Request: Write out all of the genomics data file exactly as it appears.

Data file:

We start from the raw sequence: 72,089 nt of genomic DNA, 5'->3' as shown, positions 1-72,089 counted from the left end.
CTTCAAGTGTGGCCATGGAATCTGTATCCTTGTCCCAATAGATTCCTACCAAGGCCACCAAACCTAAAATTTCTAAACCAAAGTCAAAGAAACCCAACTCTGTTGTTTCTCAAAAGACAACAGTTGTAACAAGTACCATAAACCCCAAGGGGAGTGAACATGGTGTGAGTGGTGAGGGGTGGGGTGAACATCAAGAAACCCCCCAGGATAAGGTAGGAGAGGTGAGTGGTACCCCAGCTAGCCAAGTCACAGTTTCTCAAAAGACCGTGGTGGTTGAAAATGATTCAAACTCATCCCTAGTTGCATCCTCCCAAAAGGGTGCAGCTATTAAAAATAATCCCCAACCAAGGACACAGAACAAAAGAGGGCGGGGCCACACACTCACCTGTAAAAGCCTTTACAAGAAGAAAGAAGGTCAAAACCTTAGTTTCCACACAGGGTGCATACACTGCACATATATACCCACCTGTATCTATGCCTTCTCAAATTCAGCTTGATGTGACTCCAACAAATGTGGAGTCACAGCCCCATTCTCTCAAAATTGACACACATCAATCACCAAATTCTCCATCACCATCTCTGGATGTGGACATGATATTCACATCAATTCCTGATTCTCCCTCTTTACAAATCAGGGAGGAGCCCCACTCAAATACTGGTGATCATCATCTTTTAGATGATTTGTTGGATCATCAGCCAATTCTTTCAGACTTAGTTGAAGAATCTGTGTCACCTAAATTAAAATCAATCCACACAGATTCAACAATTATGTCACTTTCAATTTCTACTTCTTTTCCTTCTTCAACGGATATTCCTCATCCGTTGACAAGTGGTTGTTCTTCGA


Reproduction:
We start from the raw sequence: 72,089 nt of genomic DNA, 5'->3' as shown, positions 1-72,089 counted from the left end.
CTTCAAGTGTGGCCATGGAATCTGTATCCTTGTCCCAATAGATTCCTACCAAGGCCACCAAACCTAAAATTTCTAAACCAAAGTCAAAGAAACCCAACTCTGTTGTTTCTCAAAAGACAACAGTTGTAACAAGTACCATAAACCCCAAGGGGAGTGAACATGGTGTGAGTGGTGAGGGGTGGGGTGAACATCAAGAAACCCCCCAGGATAAGGTAGGAGAGGTGAGTGGTACCCCAGCTAGCCAAGTCACAGTTTCTCAAAAGACCGTGGTGGTTGAAAATGATTCAAACTCATCCCTAGTTGCATCCTCCCAAAAGGGTGCAGCTATTAAAAATAATCCCCAACCAAGGACACAGAACAAAAGAGGGCGGGGCCACACACTCACCTGTAAAAGCCTTTACAAGAAGAAAGAAGGTCAAAACCTTAGTTTCCACACAGGGTGCATACACTGCACATATATACCCACCTGTATCTATGCCTTCTCAAATTCAGCTTGATGTGACTCCAACAAATGTGGAGTCACAGCCCCATTCTCTCAAAATTGACACACATCAATCACCAAATTCTCCATCACCATCTCTGGATGTGGACATGATATTCACATCAATTCCTGATTCTCCCTCTTTACAAATCAGGGAGGAGCCCCACTCAAATACTGGTGATCATCATCTTTTAGATGATTTGTTGGATCATCAGCCAATTCTTTCAGACTTAGTTGAAGAATCTGTGTCACCTAAATTAAAATCAATCCACACAGATTCAACAATTATGTCACTTTCAATTTCTACTTCTTTTCCTTCTTCAACGGATATTCCTCATCCGTTGACAAGTGGTTGTTCTTCGA